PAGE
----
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Chamber of Commerce members test drive autonomous vehicles, glimpse one future of transit


Chamber of Commerce members test drive autonomous vehicles, glimpse one future of transit

PHOTO: From left, John Bearden, a sales associate with Andrews Cadillac, Williamson Inc. President and CEO Matt Largen, and Tom Tunnicliffe pose after riding in an autonomous vehicle on Wednesday, June 13, 2018.//Brooke Wanser

By BROOKE WANSER

Williamson Countians caught a glimpse of the future Wednesday morning by test driving partially autonomous cars during an event hosted by Williamson, Inc.

On June 19, Williamson, Inc. is sponsoring a program where local and regional leaders will gather at the Cool Springs Marriott to discuss the best solutions to the constant plague of traffic congestion, and what comes next after the transit vote. Technology is seen as one piece of the puzzle.

At Andrews Cadillac in Brentwood, dozens gathered to hear Tim Carter, the assistance service manager, explain the progression from cruise control to the partially autonomous feature Cadillac now offers in their cars.

Carter said Cadillac had mapped out 130,000 miles of Interstates across the United States on which their super cruise will work.

It does not work, Carter explained, when traveling under 40 miles per hour or on a start-and-stop highway, like Mack Hatcher Parkway.

Super cruise will be available on all Cadillac models beginning in 2020, but for now, it is a $5,000 add on.

In the traffic-snarled Nashville area, Carter said such a technology could prove especially useful.

On the Interstate, a driver in the 2018 CT6 Sedan presses two buttons to set cruise control, then Super Cruise.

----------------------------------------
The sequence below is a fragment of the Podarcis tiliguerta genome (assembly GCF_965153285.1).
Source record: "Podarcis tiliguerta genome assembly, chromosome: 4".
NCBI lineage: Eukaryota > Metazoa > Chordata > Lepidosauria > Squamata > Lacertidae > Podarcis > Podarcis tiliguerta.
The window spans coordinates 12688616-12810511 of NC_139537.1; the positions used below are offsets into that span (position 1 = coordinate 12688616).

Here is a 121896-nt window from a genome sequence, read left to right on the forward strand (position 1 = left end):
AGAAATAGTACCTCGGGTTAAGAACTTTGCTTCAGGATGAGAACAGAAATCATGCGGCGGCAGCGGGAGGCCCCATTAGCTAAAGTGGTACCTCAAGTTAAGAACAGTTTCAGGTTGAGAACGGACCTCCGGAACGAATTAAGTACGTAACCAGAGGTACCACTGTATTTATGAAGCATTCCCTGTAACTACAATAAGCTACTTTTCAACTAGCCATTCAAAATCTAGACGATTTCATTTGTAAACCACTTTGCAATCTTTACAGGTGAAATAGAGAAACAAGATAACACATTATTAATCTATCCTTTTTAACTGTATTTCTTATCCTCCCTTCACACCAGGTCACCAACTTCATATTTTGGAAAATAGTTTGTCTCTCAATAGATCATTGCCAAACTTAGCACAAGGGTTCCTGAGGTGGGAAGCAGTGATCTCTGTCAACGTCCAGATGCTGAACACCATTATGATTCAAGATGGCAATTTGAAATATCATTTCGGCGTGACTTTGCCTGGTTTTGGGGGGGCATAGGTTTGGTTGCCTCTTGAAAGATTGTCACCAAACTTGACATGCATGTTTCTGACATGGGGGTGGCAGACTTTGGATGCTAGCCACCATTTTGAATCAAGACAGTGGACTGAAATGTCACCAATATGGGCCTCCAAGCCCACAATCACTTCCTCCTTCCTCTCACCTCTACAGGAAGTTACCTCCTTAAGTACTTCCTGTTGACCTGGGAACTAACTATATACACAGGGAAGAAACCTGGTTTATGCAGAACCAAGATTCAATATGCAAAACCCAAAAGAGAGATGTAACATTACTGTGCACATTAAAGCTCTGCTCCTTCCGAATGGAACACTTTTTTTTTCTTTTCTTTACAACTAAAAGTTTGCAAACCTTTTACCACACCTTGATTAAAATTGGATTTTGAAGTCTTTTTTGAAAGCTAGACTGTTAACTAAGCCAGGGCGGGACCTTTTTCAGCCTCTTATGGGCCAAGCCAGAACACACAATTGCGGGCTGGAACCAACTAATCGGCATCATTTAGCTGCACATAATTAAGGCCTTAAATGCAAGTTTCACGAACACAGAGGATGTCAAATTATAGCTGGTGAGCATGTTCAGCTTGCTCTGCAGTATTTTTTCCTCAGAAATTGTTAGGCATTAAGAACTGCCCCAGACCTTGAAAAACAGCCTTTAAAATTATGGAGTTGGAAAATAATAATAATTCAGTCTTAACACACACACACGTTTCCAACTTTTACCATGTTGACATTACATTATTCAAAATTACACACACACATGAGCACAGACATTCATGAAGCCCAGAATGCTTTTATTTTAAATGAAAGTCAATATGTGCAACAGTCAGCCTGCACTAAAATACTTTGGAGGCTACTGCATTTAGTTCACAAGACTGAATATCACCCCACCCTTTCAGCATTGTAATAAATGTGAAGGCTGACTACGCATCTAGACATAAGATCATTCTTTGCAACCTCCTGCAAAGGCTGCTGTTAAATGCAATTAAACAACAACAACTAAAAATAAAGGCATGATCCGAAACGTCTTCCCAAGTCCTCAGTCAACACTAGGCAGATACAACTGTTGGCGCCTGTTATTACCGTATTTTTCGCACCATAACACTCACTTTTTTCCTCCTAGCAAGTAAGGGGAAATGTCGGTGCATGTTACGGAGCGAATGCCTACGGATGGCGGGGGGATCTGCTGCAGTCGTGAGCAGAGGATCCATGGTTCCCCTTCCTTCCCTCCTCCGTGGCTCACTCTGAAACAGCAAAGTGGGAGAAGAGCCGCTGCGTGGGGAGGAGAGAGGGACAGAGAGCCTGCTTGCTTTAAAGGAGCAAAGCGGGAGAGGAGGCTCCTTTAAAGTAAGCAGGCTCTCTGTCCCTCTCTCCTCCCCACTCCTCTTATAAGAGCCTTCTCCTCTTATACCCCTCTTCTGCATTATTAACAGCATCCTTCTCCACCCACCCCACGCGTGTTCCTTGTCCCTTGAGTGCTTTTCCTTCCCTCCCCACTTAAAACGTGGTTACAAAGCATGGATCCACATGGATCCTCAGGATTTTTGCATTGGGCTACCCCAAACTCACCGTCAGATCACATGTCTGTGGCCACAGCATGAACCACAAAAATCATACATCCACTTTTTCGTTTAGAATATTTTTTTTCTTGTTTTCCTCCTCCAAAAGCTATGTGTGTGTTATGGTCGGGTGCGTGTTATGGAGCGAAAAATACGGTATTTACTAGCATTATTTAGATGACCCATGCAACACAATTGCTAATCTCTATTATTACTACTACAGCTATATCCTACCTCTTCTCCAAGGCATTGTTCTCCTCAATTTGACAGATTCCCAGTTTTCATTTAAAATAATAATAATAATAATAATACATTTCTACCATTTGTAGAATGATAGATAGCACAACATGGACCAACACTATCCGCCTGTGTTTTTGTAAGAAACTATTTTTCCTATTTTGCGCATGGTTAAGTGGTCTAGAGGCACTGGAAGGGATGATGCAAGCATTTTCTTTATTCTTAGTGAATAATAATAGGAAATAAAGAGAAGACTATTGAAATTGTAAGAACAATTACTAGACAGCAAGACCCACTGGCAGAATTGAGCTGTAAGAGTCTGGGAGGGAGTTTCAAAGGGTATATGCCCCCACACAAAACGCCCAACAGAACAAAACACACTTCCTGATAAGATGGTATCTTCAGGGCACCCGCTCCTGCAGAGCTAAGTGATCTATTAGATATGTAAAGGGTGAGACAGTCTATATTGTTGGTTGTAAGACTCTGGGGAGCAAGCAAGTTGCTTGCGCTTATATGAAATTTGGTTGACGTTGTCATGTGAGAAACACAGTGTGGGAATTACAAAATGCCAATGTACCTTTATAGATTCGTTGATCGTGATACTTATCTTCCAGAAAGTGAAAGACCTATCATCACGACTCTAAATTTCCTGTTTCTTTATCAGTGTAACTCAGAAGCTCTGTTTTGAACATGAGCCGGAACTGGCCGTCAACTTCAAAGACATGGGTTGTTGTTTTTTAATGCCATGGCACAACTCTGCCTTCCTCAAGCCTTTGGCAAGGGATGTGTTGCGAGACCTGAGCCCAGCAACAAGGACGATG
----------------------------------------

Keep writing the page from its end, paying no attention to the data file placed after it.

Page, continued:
A green light flashes when the system takes over. Drivers can take their hands from the wheel, but facial software will detect when they take their eyes off the road for more than a few seconds. The light will flash red, and the steering wheel will buzz in warning.

The system is mapped to know the curves of the road, and will react accordingly if a car in front speeds up or slows down.

Williamson Inc. President and CEO Matt Largen said such a vehicle might be useful in dealing with traffic congestion that results from bad weather and car wrecks.

Largen said the technology could help cut down on accidents caused by human error, and might allow more cars to move more safely on the Interstate.

“It’s part of a long term solution to traffic,” he said. “Another piece is certainly going to be a mass transportation system, as well.”

But, Carter said, “you’re not George Jetson.”

Fully autonomous vehicles, where a driver could work from an iPad while behind the wheel, “that’s pretty far away.”

Check out a video of the car below.

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